Q: Is My Husband’s Premature Ejaculation Treatable?

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Published: May 28, 2014

Health + Wellness

Premature ejaculation is when a man ejaculates shortly after vaginal penetration before he feels ready to or with minimal sexual stimulation. If it doesn’t happen often there’s no cause for concern.

Men are often embarrassed to talk about it, but a doctor has had many similar conversations with many men; one-third of men are affected at some time during their lives. Sometimes just talking to a doctor, and being reassured that premature ejaculation is common, and treatable, is encouraging enough to solve the problem. Often it’s the female partner who first seeks help. Rather than feeling inadequate to satisfy her sexual needs, a man can see her actions as an expression of her desire for him, and that she values a satisfying sexual relationship with him.

Premature ejaculation is complicated, involving both psychological and physical factors. Psychological reasons include early experiences which were rushed, to avoid discovery, or about which the man was feeling guilty. If the man is anxious about attaining or maintaining his erection during sexual intercourse, a pattern of rushing to ejaculate may form. Anxiety, about either sexual performance or other issues, and interpersonal problems between the man and his current partner, may contribute to sexual dysfunction.

Biological factors which may contribute to premature ejaculation include: abnormal hormone levels; an imbalance of brain chemicals (neurotransmitters); thyroid disease; abnormal reflexes; and inflammation or infection of the genital system. Rarely, it’s caused by nervous system damage resulting from surgery or injury. Inherited traits may be factors. Recreational drugs  can cause problems with sexual function.

Treatment options include sexual therapy, medications, and/or behavioral therapy. For many men, a combination of treatments works best.

Certain antidepressants (Prozac, Zoloft and others) have the side effect of delayed orgasm; the doctor may prescribe one so you can benefit from that side effect. The antidepressant clomipramine (Anafranil) has been of benefit to some men. Some topical anesthetic creams containing lidocaine may help by dulling the sensation to the penis. It’s applied shortly before intercourse and wiped off when enough sensation is lost to help delay ejaculation. It may reduce pleasure. Some females have reported that it decreased their sensitivity also.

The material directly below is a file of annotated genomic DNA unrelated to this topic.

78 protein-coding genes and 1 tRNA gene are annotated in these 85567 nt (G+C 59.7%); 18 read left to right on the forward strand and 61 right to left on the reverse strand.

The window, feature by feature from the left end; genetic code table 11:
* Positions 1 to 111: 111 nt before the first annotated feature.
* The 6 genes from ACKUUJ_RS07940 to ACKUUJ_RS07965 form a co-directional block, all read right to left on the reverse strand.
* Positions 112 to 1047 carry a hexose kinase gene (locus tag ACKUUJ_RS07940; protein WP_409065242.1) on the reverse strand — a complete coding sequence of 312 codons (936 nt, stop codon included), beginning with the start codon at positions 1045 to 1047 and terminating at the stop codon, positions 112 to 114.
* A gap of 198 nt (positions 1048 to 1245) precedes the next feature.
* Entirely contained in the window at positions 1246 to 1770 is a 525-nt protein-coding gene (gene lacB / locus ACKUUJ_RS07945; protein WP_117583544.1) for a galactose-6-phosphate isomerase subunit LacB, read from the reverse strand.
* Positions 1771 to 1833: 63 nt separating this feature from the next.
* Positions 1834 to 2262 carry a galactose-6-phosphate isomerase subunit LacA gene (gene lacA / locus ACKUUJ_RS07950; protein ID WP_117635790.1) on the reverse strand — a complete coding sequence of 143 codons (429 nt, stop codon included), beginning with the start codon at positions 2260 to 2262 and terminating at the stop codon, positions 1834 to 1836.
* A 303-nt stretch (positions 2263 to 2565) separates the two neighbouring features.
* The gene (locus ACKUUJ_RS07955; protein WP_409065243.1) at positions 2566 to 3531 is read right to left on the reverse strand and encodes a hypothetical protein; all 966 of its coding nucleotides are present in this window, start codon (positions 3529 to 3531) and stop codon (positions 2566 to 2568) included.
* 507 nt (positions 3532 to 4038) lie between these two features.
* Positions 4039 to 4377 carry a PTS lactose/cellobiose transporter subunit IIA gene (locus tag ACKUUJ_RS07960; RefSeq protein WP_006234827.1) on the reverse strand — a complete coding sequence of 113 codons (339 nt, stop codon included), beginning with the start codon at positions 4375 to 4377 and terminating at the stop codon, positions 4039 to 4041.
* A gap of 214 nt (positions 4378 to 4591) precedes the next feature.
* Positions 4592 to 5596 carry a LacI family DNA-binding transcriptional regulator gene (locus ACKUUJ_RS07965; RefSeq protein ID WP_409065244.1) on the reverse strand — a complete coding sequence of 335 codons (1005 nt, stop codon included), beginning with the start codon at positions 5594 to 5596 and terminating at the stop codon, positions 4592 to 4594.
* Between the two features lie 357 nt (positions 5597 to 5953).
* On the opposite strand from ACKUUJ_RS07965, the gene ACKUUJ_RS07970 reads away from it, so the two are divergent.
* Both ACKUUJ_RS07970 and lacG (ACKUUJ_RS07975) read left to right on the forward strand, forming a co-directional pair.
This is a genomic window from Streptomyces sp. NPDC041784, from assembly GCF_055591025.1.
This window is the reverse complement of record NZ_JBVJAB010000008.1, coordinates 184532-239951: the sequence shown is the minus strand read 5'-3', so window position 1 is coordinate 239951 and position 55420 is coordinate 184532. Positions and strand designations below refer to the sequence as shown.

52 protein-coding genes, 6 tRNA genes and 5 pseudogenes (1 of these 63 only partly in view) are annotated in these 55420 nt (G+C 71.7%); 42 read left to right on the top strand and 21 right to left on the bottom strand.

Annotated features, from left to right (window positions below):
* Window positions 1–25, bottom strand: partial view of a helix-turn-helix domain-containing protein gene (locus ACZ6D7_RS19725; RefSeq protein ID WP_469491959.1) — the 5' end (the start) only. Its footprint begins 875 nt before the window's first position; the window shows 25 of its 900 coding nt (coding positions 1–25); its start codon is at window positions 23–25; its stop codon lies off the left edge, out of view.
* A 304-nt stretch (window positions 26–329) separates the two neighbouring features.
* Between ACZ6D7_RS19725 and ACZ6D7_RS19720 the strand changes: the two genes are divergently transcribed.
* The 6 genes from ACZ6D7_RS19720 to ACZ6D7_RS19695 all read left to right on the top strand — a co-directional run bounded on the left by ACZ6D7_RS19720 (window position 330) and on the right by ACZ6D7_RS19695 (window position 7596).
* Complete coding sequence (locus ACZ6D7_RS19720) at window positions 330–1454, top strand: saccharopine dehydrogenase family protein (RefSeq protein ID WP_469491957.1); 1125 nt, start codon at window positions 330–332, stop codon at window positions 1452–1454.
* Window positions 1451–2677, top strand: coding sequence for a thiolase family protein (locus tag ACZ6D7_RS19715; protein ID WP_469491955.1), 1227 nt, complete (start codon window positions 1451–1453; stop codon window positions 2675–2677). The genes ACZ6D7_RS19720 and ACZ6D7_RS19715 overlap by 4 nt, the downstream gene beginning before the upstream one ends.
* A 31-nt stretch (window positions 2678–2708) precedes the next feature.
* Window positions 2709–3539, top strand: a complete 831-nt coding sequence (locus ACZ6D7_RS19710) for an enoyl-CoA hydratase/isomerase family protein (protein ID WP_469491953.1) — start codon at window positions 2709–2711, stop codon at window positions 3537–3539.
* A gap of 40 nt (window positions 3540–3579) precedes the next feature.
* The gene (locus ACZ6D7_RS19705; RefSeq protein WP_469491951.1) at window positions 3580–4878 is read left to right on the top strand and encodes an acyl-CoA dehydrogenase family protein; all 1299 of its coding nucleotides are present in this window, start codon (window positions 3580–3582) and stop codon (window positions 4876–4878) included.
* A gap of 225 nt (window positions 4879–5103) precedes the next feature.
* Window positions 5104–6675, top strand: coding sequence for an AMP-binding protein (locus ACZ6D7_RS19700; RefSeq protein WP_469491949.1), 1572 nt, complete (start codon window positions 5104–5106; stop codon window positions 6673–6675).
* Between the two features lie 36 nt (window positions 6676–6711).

One method of sexual therapy called the squeeze technique can be effective for many men in treating erectile dysfunction. Steps to use this technique:

Step 1. Begin sexual activity as usual, including stimulation of the penis, until almost ready to ejaculate.
Step 2. The partner squeezes the end of the penis, at the point where the head (glans) joins the shaft, and maintains the squeeze for several seconds, until the urge to ejaculate passes.
Step 3. After the squeeze is released, wait 30 seconds, then return to foreplay. Squeezing may cause the penis to become less erect, but when stimulation is resumed, full erection is quickly restored.
Step 4. When ejaculation is about to occur, repeat the squeeze process.

Repeat the steps as many times as necessary, until reaching the point of entering the partner without ejaculating. After a few sessions, the feeling of knowing how to delay ejaculation may become a habit that no longer requires the squeeze technique.

Many men who experience premature ejaculation feel frustrated or even ashamed. While you explore treatment options, consider lifting the pressure off the sexual side of your relationship. It can remove the worry about ejaculating too soon and help lay the foundation for a more fulfilling sexual relationship.

Got health questions? Email us at hello@radianthealthmag.com.

This content is not intended to be a substitute for professional medical advice, diagnosis, or treatment. Always seek the advice of your physician or other qualified health provider with any questions you may have regarding a medical condition. Never disregard professional medical advice or delay in seeking it because of something you have read on this Website.

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About Faith A. Coleman, MD

Dr. Coleman is a graduate of the University of New Mexico School of Medicine, and holds a BA in journalism from UNM. She completed her family practice residency at Wm. Beaumont Hospital, Troy and Royal Oak, MI, consistently ranked among the United States Top 100 Hospitals by US News and World Report. Her experience includes faculty appointments to a family practice residency and three medical schools, as well as Director of Women's and Children's Health Promotion Programs with the NE Texas Public Health District.

Dr. Coleman is the Expert on Gifted Children for the New York Times, parenting writer for Demand Media Studios, as well as health and medical writer for several online information services. She writes professional management material for health care providers and about the personal experience of being a physician. Faith treasures most the role of mother. Her passions include the well-being and education of children and families. She doesn't tweet, but welcomes email: facoleman8889@yahoo.com.

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